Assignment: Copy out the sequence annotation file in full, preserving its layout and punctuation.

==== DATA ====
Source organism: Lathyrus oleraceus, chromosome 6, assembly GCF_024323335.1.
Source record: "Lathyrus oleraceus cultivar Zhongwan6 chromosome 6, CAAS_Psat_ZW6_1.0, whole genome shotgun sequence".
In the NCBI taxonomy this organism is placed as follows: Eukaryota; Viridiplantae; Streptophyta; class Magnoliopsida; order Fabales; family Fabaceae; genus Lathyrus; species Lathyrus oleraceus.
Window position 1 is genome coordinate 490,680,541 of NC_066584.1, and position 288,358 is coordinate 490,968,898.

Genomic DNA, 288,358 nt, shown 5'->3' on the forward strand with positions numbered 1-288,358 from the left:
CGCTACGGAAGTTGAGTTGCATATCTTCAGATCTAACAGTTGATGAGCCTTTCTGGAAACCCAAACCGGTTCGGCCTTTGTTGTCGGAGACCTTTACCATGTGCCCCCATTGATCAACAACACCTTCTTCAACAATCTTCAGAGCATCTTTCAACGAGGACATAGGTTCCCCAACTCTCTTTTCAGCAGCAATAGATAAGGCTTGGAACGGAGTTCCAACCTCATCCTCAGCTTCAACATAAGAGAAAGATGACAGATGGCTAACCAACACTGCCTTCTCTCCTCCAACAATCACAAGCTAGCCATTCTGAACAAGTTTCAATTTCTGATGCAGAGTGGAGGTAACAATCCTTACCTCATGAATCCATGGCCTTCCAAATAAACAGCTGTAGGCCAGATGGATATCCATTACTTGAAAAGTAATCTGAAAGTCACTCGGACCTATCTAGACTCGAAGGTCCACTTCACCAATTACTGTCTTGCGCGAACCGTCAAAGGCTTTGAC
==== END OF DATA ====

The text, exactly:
Source organism: Lathyrus oleraceus, chromosome 6, assembly GCF_024323335.1.
Source record: "Lathyrus oleraceus cultivar Zhongwan6 chromosome 6, CAAS_Psat_ZW6_1.0, whole genome shotgun sequence".
In the NCBI taxonomy this organism is placed as follows: Eukaryota; Viridiplantae; Streptophyta; class Magnoliopsida; order Fabales; family Fabaceae; genus Lathyrus; species Lathyrus oleraceus.
Window position 1 is genome coordinate 490,680,541 of NC_066584.1, and position 288,358 is coordinate 490,968,898.

Genomic DNA, 288,358 nt, shown 5'->3' on the forward strand with positions numbered 1-288,358 from the left:
CGCTACGGAAGTTGAGTTGCATATCTTCAGATCTAACAGTTGATGAGCCTTTCTGGAAACCCAAACCGGTTCGGCCTTTGTTGTCGGAGACCTTTACCATGTGCCCCCATTGATCAACAACACCTTCTTCAACAATCTTCAGAGCATCTTTCAACGAGGACATAGGTTCCCCAACTCTCTTTTCAGCAGCAATAGATAAGGCTTGGAACGGAGTTCCAACCTCATCCTCAGCTTCAACATAAGAGAAAGATGACAGATGGCTAACCAACACTGCCTTCTCTCCTCCAACAATCACAAGCTAGCCATTCTGAACAAGTTTCAATTTCTGATGCAGAGTGGAGGTAACAATCCTTACCTCATGAATCCATGGCCTTCCAAATAAACAGCTGTAGGCCAGATGGATATCCATTACTTGAAAAGTAATCTGAAAGTCACTCGGACCTATCTAGACTCGAAGGTCCACTTCACCAATTACTGTCTTGCGCGAACCGTCAAAGGCTTTGAC